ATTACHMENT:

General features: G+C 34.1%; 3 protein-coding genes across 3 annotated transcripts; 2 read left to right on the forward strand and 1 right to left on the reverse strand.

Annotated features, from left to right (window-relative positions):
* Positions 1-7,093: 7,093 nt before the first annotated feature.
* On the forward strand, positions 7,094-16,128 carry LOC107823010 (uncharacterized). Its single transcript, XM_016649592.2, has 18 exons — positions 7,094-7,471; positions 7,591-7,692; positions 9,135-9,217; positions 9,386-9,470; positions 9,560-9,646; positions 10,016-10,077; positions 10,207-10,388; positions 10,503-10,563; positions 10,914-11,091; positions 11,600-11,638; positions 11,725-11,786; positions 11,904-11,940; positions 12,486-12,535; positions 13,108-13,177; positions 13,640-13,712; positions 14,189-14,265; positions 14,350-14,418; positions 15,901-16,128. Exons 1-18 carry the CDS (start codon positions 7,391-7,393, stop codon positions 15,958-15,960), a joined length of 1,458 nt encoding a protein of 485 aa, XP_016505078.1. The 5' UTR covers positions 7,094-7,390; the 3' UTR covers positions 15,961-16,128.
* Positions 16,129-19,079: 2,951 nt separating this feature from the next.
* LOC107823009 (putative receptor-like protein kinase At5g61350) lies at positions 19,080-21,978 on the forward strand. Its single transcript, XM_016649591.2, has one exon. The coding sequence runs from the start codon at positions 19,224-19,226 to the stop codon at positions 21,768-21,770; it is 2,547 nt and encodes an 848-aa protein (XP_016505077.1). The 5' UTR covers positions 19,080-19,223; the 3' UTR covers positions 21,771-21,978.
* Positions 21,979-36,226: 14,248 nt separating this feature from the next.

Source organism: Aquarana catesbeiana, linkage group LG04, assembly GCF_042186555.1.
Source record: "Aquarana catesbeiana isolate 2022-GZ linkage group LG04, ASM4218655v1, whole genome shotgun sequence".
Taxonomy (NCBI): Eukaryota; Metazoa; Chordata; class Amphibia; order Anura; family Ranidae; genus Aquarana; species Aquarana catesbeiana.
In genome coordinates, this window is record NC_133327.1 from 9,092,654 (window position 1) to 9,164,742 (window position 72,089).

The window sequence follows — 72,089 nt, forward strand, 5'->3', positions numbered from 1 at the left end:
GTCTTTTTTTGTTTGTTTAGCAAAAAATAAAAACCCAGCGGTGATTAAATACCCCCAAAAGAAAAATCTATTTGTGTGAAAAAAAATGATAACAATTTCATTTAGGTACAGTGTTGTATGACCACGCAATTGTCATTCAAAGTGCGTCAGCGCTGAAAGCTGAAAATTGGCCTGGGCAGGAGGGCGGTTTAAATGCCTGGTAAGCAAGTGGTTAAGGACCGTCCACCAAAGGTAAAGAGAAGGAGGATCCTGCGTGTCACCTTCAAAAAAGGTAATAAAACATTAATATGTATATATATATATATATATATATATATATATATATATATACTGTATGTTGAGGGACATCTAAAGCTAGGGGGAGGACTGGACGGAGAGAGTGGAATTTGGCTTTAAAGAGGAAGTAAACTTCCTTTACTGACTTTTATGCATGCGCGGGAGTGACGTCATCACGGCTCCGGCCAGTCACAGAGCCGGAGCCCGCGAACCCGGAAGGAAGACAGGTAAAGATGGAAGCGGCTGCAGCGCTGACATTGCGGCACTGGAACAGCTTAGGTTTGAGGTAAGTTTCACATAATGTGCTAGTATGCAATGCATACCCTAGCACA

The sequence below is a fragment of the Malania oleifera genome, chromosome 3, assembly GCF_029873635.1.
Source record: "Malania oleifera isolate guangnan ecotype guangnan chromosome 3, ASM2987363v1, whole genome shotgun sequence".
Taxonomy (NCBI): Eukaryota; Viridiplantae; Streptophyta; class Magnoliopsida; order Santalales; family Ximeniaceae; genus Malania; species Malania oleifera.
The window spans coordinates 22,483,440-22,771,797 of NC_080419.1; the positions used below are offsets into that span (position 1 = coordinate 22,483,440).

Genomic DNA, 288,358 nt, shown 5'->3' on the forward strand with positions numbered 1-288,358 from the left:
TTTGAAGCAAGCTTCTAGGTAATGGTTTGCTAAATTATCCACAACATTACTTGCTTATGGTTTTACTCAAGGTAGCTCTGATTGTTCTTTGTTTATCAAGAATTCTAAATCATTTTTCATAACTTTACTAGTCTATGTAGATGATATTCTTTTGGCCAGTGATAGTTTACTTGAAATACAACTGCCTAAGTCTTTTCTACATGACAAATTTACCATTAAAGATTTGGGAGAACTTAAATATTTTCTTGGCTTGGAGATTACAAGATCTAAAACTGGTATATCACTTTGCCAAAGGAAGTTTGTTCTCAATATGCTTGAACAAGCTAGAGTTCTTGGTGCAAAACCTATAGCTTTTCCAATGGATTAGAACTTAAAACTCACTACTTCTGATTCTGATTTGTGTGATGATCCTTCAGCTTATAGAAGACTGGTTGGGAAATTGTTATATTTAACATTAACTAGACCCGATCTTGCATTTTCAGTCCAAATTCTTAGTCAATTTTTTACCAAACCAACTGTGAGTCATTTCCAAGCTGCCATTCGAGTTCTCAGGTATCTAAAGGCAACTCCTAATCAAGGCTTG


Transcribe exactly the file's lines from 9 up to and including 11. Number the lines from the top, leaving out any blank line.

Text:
Source record: "Aquarana catesbeiana isolate 2022-GZ linkage group LG04, ASM4218655v1, whole genome shotgun sequence".
Taxonomy (NCBI): Eukaryota; Metazoa; Chordata; class Amphibia; order Anura; family Ranidae; genus Aquarana; species Aquarana catesbeiana.
In genome coordinates, this window is record NC_133327.1 from 9,092,654 (window position 1) to 9,164,742 (window position 72,089).